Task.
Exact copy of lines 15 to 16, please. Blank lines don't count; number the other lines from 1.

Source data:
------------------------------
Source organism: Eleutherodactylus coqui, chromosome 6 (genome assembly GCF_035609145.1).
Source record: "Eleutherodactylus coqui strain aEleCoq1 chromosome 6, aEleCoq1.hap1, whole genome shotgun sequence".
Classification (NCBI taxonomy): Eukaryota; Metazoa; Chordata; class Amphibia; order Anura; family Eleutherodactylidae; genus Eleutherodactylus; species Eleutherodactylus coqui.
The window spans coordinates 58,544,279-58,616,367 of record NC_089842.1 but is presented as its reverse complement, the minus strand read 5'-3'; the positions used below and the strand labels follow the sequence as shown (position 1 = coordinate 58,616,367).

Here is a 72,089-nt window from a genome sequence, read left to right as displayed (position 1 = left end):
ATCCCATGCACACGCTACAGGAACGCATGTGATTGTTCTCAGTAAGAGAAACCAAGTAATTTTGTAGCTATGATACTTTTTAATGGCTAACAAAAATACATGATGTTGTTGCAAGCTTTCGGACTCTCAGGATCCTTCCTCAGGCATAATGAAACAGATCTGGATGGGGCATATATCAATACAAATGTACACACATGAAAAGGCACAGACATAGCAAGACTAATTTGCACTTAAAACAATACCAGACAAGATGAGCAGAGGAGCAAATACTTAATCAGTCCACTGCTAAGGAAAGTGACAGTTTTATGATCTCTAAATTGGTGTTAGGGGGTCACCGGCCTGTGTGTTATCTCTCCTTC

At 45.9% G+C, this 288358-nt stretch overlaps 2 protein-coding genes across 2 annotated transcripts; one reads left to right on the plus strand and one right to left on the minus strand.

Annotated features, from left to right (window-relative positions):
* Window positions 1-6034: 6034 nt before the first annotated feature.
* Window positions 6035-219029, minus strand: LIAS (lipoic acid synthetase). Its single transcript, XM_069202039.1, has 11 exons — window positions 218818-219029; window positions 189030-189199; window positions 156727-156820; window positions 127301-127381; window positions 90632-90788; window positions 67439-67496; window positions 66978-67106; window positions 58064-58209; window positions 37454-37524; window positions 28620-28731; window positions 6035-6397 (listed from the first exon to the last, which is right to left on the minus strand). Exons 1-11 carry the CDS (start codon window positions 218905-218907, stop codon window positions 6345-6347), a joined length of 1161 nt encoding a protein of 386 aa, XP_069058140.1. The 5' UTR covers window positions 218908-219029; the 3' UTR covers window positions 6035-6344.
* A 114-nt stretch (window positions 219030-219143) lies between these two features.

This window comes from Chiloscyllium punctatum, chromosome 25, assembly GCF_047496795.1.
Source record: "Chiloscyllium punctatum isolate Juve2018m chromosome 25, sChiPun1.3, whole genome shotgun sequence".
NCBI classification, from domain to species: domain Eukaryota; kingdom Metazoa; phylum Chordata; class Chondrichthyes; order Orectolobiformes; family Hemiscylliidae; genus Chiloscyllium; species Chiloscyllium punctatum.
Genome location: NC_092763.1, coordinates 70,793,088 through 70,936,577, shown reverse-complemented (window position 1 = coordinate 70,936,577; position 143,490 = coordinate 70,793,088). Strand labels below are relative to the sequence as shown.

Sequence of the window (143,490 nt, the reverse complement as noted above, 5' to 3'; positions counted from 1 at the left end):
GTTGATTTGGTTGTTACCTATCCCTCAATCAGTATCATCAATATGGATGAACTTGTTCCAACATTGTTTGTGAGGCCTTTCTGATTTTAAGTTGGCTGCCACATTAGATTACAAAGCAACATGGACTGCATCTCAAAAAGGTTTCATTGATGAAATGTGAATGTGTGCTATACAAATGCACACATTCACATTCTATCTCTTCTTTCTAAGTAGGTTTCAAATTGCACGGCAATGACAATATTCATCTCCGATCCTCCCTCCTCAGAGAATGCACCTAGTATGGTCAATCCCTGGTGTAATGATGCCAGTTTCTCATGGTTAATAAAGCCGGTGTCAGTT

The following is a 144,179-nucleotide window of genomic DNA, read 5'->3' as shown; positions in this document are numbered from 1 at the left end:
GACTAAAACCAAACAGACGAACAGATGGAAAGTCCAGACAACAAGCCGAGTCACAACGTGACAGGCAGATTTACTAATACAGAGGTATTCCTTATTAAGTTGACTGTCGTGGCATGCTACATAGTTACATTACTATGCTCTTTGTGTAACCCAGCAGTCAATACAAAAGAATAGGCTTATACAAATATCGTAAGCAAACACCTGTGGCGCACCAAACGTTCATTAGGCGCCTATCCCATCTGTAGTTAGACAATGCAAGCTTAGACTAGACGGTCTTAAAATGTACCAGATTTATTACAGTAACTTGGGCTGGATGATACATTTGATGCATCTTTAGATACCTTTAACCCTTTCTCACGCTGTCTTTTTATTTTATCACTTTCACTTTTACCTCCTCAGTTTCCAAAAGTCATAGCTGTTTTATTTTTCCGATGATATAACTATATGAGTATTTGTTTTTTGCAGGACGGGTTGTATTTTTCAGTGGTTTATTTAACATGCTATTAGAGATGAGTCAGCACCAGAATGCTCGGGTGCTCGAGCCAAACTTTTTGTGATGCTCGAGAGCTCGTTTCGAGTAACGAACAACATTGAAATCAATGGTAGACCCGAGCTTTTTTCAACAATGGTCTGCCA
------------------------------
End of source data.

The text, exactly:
Genome location: NC_092763.1, coordinates 70,793,088 through 70,936,577, shown reverse-complemented (window position 1 = coordinate 70,936,577; position 143,490 = coordinate 70,793,088). Strand labels below are relative to the sequence as shown.

Sequence of the window (143,490 nt, the reverse complement as noted above, 5' to 3'; positions counted from 1 at the left end):